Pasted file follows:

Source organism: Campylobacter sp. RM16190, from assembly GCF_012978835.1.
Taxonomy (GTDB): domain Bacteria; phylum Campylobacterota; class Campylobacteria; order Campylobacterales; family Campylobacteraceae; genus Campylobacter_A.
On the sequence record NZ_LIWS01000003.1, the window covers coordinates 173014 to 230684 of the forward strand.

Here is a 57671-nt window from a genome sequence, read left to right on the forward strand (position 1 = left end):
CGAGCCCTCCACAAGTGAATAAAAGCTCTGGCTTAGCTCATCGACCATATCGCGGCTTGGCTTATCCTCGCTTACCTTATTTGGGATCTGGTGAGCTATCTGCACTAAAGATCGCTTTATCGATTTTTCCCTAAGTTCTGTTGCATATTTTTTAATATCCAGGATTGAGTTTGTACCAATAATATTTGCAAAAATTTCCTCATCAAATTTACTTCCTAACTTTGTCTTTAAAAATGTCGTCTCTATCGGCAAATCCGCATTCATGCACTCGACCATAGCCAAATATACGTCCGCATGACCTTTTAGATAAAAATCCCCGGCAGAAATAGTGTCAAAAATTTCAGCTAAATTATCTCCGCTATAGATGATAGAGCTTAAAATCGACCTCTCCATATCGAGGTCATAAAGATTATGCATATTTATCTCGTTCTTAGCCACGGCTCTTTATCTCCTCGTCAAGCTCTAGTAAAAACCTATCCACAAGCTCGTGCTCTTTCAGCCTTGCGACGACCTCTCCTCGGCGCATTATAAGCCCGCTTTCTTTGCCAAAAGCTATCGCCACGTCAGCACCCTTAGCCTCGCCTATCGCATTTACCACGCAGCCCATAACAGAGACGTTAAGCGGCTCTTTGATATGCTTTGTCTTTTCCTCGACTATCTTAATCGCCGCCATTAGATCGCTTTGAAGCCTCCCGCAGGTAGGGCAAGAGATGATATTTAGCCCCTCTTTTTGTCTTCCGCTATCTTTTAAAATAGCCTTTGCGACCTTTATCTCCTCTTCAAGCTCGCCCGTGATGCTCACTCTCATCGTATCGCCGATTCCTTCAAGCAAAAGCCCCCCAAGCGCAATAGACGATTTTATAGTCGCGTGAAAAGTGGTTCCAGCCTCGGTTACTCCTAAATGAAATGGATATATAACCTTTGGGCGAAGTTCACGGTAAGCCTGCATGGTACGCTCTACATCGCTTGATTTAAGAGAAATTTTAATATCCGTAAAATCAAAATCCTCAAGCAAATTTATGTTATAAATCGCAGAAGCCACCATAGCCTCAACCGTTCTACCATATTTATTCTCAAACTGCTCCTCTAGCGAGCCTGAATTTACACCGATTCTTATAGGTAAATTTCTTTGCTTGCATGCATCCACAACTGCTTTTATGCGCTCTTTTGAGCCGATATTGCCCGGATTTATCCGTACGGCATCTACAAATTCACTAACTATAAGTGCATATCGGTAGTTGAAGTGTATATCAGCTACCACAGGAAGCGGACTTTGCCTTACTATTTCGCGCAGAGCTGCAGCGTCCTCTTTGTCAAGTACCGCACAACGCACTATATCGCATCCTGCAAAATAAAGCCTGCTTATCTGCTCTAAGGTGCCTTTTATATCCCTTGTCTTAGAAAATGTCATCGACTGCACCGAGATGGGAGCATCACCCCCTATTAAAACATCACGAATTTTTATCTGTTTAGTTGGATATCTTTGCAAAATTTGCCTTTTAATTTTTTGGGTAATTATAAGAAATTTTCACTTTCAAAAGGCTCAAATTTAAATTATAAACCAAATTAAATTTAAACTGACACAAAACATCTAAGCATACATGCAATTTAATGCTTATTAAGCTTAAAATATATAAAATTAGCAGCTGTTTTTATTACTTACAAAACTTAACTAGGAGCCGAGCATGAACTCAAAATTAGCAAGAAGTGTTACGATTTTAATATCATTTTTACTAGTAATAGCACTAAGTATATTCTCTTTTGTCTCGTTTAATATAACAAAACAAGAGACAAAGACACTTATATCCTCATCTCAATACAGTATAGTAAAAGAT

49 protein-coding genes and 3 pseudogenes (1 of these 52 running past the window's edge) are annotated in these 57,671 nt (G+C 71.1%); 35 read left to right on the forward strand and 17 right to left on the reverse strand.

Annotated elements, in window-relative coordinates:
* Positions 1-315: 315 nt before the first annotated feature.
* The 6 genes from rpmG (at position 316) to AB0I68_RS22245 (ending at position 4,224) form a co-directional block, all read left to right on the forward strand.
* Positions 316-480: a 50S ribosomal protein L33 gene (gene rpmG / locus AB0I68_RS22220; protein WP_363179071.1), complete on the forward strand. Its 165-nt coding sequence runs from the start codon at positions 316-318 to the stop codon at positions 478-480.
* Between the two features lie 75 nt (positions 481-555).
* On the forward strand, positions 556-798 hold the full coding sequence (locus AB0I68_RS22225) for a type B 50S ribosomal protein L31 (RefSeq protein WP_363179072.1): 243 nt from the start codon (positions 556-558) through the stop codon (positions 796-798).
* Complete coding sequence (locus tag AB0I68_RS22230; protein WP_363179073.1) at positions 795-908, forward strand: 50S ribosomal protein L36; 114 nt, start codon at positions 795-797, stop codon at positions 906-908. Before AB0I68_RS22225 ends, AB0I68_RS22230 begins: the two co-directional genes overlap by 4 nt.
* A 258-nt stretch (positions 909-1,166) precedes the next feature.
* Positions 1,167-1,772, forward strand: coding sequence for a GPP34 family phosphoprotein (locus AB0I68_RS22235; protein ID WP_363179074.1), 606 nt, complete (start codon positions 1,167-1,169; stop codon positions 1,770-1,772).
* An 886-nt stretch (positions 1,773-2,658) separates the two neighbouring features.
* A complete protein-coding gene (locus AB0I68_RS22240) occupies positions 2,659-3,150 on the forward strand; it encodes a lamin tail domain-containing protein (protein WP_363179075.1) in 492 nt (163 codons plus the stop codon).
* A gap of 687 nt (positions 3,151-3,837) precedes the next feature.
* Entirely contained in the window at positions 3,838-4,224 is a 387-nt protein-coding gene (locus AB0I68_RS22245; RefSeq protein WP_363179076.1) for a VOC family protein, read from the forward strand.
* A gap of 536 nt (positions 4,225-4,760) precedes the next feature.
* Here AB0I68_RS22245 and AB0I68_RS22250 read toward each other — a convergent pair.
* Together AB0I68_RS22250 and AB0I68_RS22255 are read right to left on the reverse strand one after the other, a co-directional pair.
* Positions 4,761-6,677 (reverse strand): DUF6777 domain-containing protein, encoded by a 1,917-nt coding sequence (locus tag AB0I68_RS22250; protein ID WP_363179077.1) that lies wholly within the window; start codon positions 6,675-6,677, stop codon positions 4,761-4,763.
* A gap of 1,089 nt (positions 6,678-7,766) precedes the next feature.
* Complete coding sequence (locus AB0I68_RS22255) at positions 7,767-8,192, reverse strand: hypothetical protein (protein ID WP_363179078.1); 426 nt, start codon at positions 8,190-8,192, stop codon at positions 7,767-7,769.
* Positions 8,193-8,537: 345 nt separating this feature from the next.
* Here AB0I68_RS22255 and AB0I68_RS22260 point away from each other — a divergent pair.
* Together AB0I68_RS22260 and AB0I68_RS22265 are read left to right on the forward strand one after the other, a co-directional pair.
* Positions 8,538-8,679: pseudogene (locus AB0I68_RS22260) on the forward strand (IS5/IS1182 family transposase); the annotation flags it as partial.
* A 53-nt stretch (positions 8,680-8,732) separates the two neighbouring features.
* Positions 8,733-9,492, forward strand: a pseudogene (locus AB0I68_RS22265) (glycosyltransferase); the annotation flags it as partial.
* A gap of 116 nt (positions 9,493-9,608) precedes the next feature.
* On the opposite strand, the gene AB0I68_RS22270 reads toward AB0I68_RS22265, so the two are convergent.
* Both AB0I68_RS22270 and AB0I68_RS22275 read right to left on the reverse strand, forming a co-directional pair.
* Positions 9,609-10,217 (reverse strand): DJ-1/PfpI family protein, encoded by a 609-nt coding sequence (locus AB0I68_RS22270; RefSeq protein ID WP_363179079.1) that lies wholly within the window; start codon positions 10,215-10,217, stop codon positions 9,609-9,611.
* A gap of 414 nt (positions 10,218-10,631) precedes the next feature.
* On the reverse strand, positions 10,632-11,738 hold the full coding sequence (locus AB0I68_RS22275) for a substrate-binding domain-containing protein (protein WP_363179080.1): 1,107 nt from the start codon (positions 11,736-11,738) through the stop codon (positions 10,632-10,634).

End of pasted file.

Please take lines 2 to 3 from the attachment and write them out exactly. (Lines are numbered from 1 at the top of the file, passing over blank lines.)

Taxonomy (GTDB): domain Bacteria; phylum Campylobacterota; class Campylobacteria; order Campylobacterales; family Campylobacteraceae; genus Campylobacter_A.
On the sequence record NZ_LIWS01000003.1, the window covers coordinates 173014 to 230684 of the forward strand.